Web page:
This is pure lushness - a 188-page glossy photo-filled book documenting the rise of Warp Records by Rob Young (Black Dog Publishing). I'd leave it on my coffee table to impress visitors, but I'm worried the kids would spill Ribena on it, or something. It covers all the major developments in the label's long history, from the early hardcore days, through pioneering the 'Artificial Intelligence' home-listening electronica period, going on to explain the reasons for the eventual/inevitable move from its Sheffield roots to become the London-based international organisation it is today. Along the way we remember the early Top 20 triumphs, reflect on those beautifully designed record sleeves, lament the tragic death of co-founder Rob Mitchell, and pour over the label's fascinating back catalogue and legion of artists, some of whom have long-since disappeared off the radar.
Even a wizened scholar like myself learned a few interesting facts. For instance, although I was aware that Robert Gordon had been a central figure in the early days, I didn't realise (or maybe I'd forgotten?) that he was actually a fully paid-up partner in the company. It was only after a bitter argument with Mitchell and Becket (over the licensing of Chicago House track "Can't Stop" by Plez) that he left. Interestingly, Gordon's departure marks the end of my absolute favourite period in the label's history - it's earliest period '89-'90 when it was all about bass-heavy 12 inch singles with a strong Sheffield-centric identity. Part of that must be due to the sound of those records, which were overseen by Gordon. His drive for absolute sonic perfection - involving endless dub cuts and remixes at his FON studio - is still clearly evident on those discs, and any serious collectors of classic UK electronic dance music needs to have the first ten Warp releases on original pressings (plus a decent hi-fi). I still reckon "Clonk", by Sweet Exorcist, features one of the most insane sub bass frequencies ever - everything in the house starts rattling like crazy whenever I crank it up, and I personally have never heard anything that beats it. Although the output of his own project, The Forgemasters, is miniscule, Gordon remained a central back-room figure for most of the finest releases to come from the three holy cities - Sheffield, Leeds and Bradford. True, Unique 3's "The Theme" was undoubtedly the first anthem of Northern Bleep 'n' Bass, but look at the credits on the rear of the sleeve and you'll see that Gordon was there as engineer, mixer and co-producer. The man should be canonised.
I admit that I have little interest in the current entity known as Warp Records. They still occasionally put out interesting (maybe even great) releases, but its a very different operation to the one I used to cherish. That's probably more to do with my own militant standpoint, but at least this book helps to explain and perhaps validate the reasons why Warp moved in the direction it did. And regardless of its current status, Warp set precedents which many other labels tried to emulate, but few ever came close to matching. Current dubstep labels like Tempa, DMZ, Hotflush and Tectonic are the inheritors of Warp's early legacy - committed to releasing quality underground dance music with a strong sense of identity - and new releases from labels like these fill me with the same excitement as those Warp ones did 15 years ago, though admittedly none of them look quite as attractive as those beautiful generic purple sleeves.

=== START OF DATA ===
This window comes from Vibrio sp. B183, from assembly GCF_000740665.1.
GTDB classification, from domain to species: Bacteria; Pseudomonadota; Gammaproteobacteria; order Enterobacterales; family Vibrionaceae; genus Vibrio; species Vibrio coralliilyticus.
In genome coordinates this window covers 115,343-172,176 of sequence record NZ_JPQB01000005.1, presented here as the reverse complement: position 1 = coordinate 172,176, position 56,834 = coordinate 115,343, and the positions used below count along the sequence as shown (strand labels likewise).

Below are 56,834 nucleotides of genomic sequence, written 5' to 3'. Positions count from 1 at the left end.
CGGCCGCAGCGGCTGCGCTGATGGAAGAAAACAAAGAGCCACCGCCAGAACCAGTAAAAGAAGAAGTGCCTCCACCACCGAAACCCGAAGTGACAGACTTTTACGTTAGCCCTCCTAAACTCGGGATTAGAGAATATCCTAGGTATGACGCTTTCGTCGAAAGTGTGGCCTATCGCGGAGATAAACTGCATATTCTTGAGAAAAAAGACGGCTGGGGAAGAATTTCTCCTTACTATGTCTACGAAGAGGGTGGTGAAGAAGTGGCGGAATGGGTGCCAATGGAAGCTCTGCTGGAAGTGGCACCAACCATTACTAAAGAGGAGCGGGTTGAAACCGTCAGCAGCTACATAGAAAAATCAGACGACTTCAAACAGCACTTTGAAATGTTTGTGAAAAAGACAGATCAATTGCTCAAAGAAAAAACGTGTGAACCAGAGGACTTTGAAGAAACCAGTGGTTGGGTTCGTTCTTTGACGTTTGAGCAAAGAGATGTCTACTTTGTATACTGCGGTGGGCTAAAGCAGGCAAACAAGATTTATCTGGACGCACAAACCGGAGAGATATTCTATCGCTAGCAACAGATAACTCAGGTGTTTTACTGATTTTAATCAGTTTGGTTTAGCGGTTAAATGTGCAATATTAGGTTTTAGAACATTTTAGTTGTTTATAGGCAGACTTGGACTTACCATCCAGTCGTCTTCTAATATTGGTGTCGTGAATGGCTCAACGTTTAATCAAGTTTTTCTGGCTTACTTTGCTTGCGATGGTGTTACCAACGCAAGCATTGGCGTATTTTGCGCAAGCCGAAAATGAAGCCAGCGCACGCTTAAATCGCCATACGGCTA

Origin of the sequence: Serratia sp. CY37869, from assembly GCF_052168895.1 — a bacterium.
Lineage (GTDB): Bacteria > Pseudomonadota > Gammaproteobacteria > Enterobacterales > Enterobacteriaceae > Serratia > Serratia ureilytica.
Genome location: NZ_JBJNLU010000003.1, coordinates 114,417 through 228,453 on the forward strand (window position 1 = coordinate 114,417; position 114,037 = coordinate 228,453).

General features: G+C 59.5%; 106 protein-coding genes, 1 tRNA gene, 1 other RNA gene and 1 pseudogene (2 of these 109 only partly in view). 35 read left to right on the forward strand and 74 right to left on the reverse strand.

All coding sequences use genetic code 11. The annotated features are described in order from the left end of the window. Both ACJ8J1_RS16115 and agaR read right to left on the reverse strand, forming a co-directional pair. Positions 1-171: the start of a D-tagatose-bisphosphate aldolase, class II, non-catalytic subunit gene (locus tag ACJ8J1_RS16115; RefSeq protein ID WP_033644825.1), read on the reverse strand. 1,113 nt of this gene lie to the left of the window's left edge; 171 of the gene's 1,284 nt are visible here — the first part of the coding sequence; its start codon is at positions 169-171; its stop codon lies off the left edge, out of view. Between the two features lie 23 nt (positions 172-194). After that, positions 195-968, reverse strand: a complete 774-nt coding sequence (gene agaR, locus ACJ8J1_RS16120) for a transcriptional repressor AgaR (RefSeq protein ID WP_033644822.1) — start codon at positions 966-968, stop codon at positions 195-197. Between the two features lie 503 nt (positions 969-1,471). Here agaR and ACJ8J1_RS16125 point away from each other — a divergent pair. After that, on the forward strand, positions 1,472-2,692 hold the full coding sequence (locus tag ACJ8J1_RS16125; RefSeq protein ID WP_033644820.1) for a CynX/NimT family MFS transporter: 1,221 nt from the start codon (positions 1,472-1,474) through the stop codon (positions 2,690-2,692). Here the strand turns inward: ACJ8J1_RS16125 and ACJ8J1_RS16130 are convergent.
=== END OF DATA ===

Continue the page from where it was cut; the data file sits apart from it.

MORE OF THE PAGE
It's not a very meaty read, but damn - I fucking love this book. Naturally, its available at Warpmart, although mine was picked off the shelf at Waterstones, so looks like its widely available in the high street as well.
BIRTHDAY PRESENT #3
"Margrave Of The Marshes", the (semi) autobiography of the late, great John Peel. I've barely started on this one yet, but just reading the introduction by his children fills me once more with a sense of tragic loss. John got halfway through writing this before he died, and his family have overseen the writing of the remaining chapters of his life. Peel's ageless commitment to new musical exploration never fails to amaze and inspire me, and his radio show was such a huge part of my life, particularly during the teenage years stranded in a provincial backwater with little or no money. True, he playlisted an awful lot of indie drivel, but I have fond memories of waiting, with the cassette recorder on pause, for the all the interesting hip hop, house and esoteric/electronic tunes to come on. In that time before the internet, Peel really was a lifeline for me.
I get stressed just trying to assimilate the fairly narrow selection of demos and releases that come my way each month, and compiling it all into a little 45 minute show, but its literally nothing compared to the thousands of hours' worth of material that Peel waded through, bringing the most exciting, innovative sounds to the airwaves every week in a career spanning five decades (and let's not forget that, just before he died, John was particularly excited about a little-known Croydon dj/production team called the Digital Mystikz!). Its mindboggling, when you think about it. I dunno how the hell he managed to keep that perpetual, almost childlike sense of wonder and excitement, but I hope to aspire to it in my own small way.
Just reading the charming, evocative opening chapter covering his early childhood during the second world war, I know I'm really going to enjoy this book.